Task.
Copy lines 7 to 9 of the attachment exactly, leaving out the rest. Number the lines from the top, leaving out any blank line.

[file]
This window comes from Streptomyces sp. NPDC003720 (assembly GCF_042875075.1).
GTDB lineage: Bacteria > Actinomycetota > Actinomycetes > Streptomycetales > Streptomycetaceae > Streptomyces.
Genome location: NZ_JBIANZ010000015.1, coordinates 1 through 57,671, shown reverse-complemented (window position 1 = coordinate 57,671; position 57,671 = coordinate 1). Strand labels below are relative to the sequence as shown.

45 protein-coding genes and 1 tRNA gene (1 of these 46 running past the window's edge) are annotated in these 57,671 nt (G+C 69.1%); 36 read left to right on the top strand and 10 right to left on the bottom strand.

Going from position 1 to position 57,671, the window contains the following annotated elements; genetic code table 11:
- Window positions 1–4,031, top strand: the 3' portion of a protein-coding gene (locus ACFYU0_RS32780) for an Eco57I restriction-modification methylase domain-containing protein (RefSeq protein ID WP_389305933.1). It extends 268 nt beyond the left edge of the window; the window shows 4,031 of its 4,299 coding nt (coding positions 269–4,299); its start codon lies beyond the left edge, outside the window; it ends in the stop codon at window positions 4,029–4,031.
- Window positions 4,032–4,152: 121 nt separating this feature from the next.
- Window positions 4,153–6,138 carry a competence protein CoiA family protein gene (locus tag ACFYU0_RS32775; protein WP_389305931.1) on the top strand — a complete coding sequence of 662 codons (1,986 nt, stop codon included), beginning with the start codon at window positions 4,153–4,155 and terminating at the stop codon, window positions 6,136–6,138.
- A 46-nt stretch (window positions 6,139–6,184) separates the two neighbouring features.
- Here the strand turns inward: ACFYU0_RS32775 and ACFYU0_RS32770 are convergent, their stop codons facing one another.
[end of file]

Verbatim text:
- Window positions 4,032–4,152: 121 nt separating this feature from the next.
- Window positions 4,153–6,138 carry a competence protein CoiA family protein gene (locus tag ACFYU0_RS32775; protein WP_389305931.1) on the top strand — a complete coding sequence of 662 codons (1,986 nt, stop codon included), beginning with the start codon at window positions 4,153–4,155 and terminating at the stop codon, window positions 6,136–6,138.
- A 46-nt stretch (window positions 6,139–6,184) separates the two neighbouring features.